be the ACME Key Authorization in accordance with Section 8.1 of
      [RFC8555], represented as a CBOR text string.

   An ACME response administrative record would have CBOR diagnostic
   notation (truncated for terseness) as:

   [
     2, / response indicator /
     "qXjSp7npR2YtUyjbhV00DA.9jg46WB3...fm21mqTI" / key authorization /
   ]

   Response Bundles MAY be BIB-signed in accordance with
   [I-D.ietf-dtn-bpsec] if the BP agent is capable of signing bundles.
   A BIB on the bundle gives no more security than the Key Authorization
   itself.  Response Bundles SHOULD NOT be directly encrypted (by BCB or
   any other method).

4.5.  Response Bundle Checks

   A proper Response Bundle meets all of the following criteria:

   *  The Response Bundle was received within the time interval allowed
      for the challenge.

   *  The Response Bundle Source Node ID is identical to the Node ID
      being validated.  The comparison of Node IDs SHALL use the
      comparison logic of [RFC3986] and scheme-based normalization of
      those schemes specified in [I-D.ietf-dtn-bpbis].

   *  The response payload contains the expected Key Authorization
      computed by the ACME server.




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   Any of the failures above SHALL cause the validation to fail.  Any of
   the failures above SHOULD be indicated as subproblems to the ACME
   client.

5.  Implementation Status

   [NOTE to the RFC Editor: please remove this section before
   publication, as well as the reference to [RFC7942] and
   [github-acme-dtnnodeid].]

   This section records the status of known implementations of the
   protocol defined by this specification at the time of posting of this
   Internet-Draft, and is based on a proposal described in [RFC7942].
   The description of implementations in this section is intended to
   assist the IETF in its decision processes in progressing drafts to
   RFCs.  Please note that the listing of any individual implementation
   here does not imply endorsement by the IETF.  Furthermore, no effort
   has been spent to verify the information presented here that was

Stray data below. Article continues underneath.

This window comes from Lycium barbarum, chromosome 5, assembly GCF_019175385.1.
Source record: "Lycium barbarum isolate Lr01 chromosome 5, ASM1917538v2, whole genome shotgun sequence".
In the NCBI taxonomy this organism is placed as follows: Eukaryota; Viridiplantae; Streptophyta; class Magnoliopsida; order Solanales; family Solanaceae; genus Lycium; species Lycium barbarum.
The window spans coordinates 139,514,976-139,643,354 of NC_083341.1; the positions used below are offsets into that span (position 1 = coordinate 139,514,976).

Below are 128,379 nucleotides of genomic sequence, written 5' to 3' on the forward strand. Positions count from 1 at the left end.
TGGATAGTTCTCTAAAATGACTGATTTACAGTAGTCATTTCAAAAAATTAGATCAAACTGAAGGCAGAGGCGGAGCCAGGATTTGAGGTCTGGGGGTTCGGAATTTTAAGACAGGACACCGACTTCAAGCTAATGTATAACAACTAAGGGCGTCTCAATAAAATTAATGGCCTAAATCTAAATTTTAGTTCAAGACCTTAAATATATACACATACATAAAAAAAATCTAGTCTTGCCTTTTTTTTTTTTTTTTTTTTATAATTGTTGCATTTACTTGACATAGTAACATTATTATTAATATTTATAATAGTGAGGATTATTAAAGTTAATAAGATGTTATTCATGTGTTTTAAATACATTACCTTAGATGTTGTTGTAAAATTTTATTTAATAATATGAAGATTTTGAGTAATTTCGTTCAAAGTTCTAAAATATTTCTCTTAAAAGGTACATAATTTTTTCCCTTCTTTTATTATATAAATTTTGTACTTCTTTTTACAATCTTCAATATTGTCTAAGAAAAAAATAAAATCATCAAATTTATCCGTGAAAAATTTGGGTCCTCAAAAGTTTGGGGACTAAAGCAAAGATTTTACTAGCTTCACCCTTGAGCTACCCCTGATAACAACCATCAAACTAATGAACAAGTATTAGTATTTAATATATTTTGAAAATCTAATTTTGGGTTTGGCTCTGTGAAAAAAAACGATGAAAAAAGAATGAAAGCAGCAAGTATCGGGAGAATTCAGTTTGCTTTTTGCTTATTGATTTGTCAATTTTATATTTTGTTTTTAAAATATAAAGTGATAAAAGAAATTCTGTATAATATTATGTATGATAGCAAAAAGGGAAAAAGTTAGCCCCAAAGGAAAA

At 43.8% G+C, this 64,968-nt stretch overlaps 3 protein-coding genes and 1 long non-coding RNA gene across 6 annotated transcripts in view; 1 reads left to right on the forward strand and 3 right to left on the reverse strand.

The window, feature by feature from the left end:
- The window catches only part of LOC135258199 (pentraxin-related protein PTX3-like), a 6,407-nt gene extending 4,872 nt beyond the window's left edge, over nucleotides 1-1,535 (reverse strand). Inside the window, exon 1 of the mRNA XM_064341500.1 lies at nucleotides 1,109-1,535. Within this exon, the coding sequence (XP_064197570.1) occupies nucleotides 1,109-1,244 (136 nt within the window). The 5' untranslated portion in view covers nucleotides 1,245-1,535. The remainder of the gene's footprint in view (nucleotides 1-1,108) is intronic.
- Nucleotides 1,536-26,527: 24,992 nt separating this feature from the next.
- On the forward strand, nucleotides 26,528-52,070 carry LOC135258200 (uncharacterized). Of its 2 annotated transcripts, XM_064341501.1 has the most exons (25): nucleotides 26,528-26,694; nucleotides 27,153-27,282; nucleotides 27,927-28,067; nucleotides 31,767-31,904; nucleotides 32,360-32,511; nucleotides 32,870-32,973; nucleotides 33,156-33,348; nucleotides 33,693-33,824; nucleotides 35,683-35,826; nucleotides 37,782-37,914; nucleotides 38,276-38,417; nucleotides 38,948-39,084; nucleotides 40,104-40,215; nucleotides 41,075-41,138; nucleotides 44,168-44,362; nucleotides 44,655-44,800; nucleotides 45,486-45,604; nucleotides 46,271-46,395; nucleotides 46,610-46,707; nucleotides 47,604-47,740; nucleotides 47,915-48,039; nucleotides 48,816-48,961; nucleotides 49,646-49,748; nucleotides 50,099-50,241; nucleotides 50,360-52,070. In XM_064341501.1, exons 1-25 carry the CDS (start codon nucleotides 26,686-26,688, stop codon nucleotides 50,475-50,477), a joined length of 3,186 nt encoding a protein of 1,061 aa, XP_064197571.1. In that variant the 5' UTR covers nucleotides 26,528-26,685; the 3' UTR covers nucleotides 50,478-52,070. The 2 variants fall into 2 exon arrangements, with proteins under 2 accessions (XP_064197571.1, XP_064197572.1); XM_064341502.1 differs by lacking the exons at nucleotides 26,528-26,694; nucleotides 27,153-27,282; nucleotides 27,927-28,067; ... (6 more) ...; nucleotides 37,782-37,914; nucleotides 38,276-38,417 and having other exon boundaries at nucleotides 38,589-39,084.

supplied by IETF contributors.  This is not intended as, and must not
   be construed to be, a catalog of available implementations or their
   features.  Readers are advised to note that other implementations can
   exist.

   An example implementation of the this draft of ACME has been created
   as a GitHub project [github-acme-dtnnodeid] and is intended to use as
   a proof-of-concept and as a possible source of interoperability
   testing.  This example implementation only constructs encoded bundles
   and does not attempt to provide a full BP Agent interface.

6.  Security Considerations

   This section separates security considerations into threat categories
   based on guidance of BCP 72 [RFC3552].

6.1.  Threat: Passive Leak of Bundle Data

   Because this challenge mechanism is used to bootstrap security
   between DTN Nodes, the challenge and its response are likely to be
   transferred in plaintext.  The ACME data itself is a random token
   (nonce) and a cryptographic signature, so there is no sensitive data
   to be leaked within the Node ID Validation bundle exchange.

   Under certain circumstances, when BPSEC key material is available to
   the BP agent managed by the ACME client, the use of a BCB for the
   Request Bundle and/or Response Bundle can give additional
   confidentiality to the bundle metadata.  This is not expected to be a
   general use case, as the whole point of ACME is to validate
   identifiers of untrusted client services.



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6.2.  Threat: BP Node Impersonation

   As described in Section 8.1 of [RFC8555], it is possible for an
   active attacker to alter data on both ACME client channel and the DTN
   validation channel.

   One way to mitigate single-path MitM attacks is to attempt validation
   of the same Node ID via multiple bundle routing paths, as recommended
   in Section 4.  It is not a trivial task to guarantee bundle routing
   though, so more advanced techniques such as onion routing (using
   bundle-in-bundle encapsulation [I-D.ietf-dtn-bibect]) could be
   employed.

   Under certain circumstances, when BPSEC key material is available to
   the BP agent managed by the ACME client, the use of a BIB signature
   on the Response Bundle can give additional assurance that the
   response is coming from a valid BP agent.

6.3.  Threat: Denial of Service

   The behaviors described in this section all amount to a potential
   denial-of-service to a BP agent.

   A malicious entity can continually send ACME Node ID challenges to a
   BP agent.  The victim BP agent can ignore ACME challenges which do
   not conform to the specific time interval and challenge token for
   which the ACME client has informed the BP agent that challenges are
   expected.  The victim BP agent can require all Challenge Bundles to
   be BIB-signed to ensure authenticity of the challenge.

   Similar to other validation methods, an ACME server validating a DTN
   Node ID could be used as a denial of service amplifier.  For this
   reason any ACME server can rate-limit validation activities for
   individual clients and individual certificate requests.

6.4.  Multiple Certificate Claims

   A single certificate request can contain a mixed set of SAN claims,